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90s Slang You Should Know


[see-fair-ing] /ˈsiˌfɛər ɪŋ/
traveling by sea.
following the sea as a trade, business, or calling.
of, relating to, or occurring during a voyage on the sea.
the business or calling of a sailor.
traveling by sea.
Origin of seafaring
early Middle English
1150-1200; early Middle English safarinde (adj.); see sea, fare, -ing2, -ing1 Unabridged
Based on the Random House Dictionary, © Random House, Inc. 2017.
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Examples from the Web for seafaring
Contemporary Examples
Historical Examples
  • The population of the village consists of seafaring people and their families.

    Ben Hadden W.H.G. Kingston
  • But the seafaring habit did not exist among the people as a whole.

    All Afloat William Wood
  • A seafaring friend of mine suggested my accompanying him on his cargo steamer from the Port of London to Bordeaux.

    The Mountebank William J. Locke
  • It's the jolly times on shore that appeal to me, as much as any seafaring.

    The Wind in the Willows Kenneth Grahame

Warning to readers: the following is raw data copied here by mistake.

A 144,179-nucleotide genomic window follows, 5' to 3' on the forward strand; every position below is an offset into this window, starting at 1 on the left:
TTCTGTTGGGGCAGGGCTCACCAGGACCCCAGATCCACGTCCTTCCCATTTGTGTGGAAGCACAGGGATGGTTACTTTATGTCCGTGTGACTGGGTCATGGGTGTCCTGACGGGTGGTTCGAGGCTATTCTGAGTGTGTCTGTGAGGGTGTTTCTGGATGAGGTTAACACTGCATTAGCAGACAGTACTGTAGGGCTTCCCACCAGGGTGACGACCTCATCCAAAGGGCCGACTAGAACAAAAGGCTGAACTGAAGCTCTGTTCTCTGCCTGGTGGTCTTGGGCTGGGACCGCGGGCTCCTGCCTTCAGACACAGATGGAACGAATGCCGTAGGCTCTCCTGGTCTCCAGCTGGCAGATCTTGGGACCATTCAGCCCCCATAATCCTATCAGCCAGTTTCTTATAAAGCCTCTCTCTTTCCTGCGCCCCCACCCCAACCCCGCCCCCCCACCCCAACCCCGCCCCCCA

• He was obviously well—as well as a hard, seafaring life will make a man who lives simply and works hard.

    The Vultures Henry Seton Merriman
  • Above all what is the effect of this passion on seafaring men?

    A Poor Man's House Stephen Sydney Reynolds
  • In his seafaring, Donald had never experienced such a contest.

    The Viking Blood Frederick William Wallace
  • But at last he grew tired of seafaring, which was never congenial to Arabs.

    A Book of Discovery Margaret Bertha (M. B.) Synge
  • With the decline of square sail, a new way of seafaring opened to us.

    Merchantmen-at-Arms David W. Bone
British Dictionary definitions for seafaring


adjective (prenominal)
travelling by sea
working as a sailor
the act of travelling by sea
the career or work of a sailor
Collins English Dictionary - Complete & Unabridged 2012 Digital Edition
© William Collins Sons & Co. Ltd. 1979, 1986 © HarperCollins
Publishers 1998, 2000, 2003, 2005, 2006, 2007, 2009, 2012
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Word Origin and History for seafaring

c.1200, from sea + faring (see fare (v.)).

Online Etymology Dictionary, © 2010 Douglas Harper
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